by Brad Nelson 2/18/14
Imagine a Catholic-themed television series produced in the UK that is (all things considered) kind to Christian beliefs and hostile to atheism. You might think I am in need of an exorcism myself for suggesting that such a thing could exist, especially in the UK.
Imagine, also, Christianity in general, and Catholicism in particular, presented not as a vast wasteland of forever-kindergarten milquetoast harmlessness leading to narcissism and moral torpor, but as an actual fight between good and evil in which one must choose clear sides.
Martin Shaw plays Father Jacob who is next in line to become the Vatican’s chief exorcist. And, for some reason, Satan isn’t looking forward to his promotion (nor are some of the bigwigs in the Vatican). In order to unleash his new armies on earth, Satan (acting through his minions) must tempt Father Jacob, break his faith, and bring him down. Can this fearless and faithful priest hold up against these demonic forces while also fighting his own bureaucracy in the Church?
And you’ll likely be thinking along with me as you see behind the scenes in this Cosmic battle, “What if reality was really like that? What if demons (or saints) actually could possess people? And what if reality became a sort of battle of incantations in which one side wins if it can say the right words in the right order using the right relics?” (And this is analogous to our battle with the Left here at StubbornThings as we look for the right combination of words as a way to exorcise Leftism from our midst.)
Father Jacob plays an amiable, tolerant, but not completely wussified priest. His relentlessness and good manners see him through most obstacles, including the common incredulousness in others that things such as evil influences and possession actually exist. But no matter. He fights on, sometimes helped (but more often obstructed) by the nun, Sister Ruth, sent by a higher-up in the Vatican to spy on him. Sister Ruth is played by Siobhan Finneran, otherwise known as the scheming servant, Sarah O’Brien, from Downton Abbey. There is some similarity between these two characters.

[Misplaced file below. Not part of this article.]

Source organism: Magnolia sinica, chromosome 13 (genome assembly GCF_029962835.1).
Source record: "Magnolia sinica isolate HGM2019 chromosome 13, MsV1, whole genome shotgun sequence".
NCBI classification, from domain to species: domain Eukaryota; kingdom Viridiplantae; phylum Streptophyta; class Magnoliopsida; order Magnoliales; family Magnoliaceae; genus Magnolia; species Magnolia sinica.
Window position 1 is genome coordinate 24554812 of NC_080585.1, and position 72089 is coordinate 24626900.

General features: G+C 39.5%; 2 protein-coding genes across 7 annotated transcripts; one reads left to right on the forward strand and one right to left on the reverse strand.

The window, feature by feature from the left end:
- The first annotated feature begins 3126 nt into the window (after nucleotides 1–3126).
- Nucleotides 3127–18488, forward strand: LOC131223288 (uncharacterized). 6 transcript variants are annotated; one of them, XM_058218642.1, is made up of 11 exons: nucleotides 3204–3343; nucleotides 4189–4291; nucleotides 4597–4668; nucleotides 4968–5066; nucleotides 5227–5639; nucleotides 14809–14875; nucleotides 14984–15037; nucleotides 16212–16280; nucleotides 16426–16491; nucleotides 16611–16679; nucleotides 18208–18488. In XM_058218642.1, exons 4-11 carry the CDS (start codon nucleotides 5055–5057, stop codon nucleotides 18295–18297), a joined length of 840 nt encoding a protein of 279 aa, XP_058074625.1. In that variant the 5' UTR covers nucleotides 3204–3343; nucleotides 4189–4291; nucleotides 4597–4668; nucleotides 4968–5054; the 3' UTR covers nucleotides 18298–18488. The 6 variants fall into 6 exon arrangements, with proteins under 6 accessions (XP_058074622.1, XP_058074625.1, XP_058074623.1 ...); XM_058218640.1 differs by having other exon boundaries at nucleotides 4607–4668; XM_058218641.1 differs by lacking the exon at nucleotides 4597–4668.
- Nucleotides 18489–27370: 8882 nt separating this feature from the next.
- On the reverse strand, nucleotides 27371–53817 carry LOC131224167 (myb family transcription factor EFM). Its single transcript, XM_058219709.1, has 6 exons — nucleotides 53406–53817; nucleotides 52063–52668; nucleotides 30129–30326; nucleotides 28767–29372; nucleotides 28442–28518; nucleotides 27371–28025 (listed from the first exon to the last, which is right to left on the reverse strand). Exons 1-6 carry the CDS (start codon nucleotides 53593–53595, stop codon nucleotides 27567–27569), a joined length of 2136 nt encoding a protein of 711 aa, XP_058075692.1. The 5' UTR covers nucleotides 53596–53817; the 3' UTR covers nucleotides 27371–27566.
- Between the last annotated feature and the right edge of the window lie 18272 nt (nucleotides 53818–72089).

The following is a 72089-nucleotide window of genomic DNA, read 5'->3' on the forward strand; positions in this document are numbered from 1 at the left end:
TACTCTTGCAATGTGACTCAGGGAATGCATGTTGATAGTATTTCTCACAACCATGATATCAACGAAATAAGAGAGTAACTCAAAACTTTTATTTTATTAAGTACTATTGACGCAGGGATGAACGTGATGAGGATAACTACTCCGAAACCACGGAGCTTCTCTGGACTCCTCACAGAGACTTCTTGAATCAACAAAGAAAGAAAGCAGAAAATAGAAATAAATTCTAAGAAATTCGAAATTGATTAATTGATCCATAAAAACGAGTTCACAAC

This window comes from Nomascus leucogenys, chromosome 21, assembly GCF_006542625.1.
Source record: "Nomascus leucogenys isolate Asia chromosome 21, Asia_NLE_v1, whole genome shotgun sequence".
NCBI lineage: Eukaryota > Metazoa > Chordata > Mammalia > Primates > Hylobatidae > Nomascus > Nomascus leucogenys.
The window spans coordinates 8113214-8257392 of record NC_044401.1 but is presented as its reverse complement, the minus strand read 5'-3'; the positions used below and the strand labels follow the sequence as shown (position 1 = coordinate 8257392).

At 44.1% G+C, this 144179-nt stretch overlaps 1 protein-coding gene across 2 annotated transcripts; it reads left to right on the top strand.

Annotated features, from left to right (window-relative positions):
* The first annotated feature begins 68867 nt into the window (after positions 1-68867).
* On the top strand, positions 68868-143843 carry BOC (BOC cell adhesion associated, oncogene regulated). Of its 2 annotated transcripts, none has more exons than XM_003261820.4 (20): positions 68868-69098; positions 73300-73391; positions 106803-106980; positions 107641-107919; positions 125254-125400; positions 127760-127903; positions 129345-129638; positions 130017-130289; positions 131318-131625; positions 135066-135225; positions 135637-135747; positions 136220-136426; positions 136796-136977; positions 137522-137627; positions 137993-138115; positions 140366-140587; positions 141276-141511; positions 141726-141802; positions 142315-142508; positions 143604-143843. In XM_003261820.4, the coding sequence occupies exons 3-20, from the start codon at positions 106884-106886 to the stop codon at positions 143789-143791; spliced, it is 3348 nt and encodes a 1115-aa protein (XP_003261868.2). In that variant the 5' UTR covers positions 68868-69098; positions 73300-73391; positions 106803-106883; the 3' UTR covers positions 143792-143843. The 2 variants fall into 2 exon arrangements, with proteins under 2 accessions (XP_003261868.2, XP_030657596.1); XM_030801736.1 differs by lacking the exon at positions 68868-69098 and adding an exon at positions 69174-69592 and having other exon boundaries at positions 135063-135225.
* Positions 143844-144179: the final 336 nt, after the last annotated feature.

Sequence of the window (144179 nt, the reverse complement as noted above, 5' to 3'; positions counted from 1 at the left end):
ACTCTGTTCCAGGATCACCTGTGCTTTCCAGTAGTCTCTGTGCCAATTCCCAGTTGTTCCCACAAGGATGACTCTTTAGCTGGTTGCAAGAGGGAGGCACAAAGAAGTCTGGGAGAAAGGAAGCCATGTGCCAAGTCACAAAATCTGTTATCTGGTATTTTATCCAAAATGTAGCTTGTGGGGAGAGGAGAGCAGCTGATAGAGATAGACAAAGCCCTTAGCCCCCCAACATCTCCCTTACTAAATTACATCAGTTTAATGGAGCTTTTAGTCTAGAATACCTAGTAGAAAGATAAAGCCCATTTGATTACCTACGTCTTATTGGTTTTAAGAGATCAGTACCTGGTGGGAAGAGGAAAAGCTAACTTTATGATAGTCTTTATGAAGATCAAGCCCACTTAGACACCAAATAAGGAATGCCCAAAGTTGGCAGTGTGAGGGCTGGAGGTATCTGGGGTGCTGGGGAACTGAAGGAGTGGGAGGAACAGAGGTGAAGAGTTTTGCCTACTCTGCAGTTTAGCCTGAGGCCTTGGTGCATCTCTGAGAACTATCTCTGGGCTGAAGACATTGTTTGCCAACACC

The main conduit of evil is the unkempt Michael (sometimes possessed by Astaruth) played by Rick Warden. You can’t help thinking throughout this series that if only this bedraggled character would get a shave, the demons would lose interest in him. And although Warden infuses this character with a tragic and haunted self-destructiveness, his character is a bit one-dimensional and seems to do stupid things regularly just to move the plot along.
But all in all, it’s a fun and sometimes frightening ride through the mystical and demonic world of the primal battle between the forces of God and Evil. That Britain herself has already sided with the latter makes it somewhat remarkable that a series such as this would be produced as late as 2008 in that country.
Although one can write this off as a mere horror flick, the very essence of Christian and Catholic belief is more or less upheld instead of mocked. And atheists are generally shown in a bad light (remarkable, again). That’s not to say that Catholics will like this six-episode mini-series. But I don’t suppose they will hate it either. But Martin Shaw makes it work in his fine performance as a somewhat low-key Satanic ass-kicker.
Apparitions is available for streaming on Netflix. • (3186 views)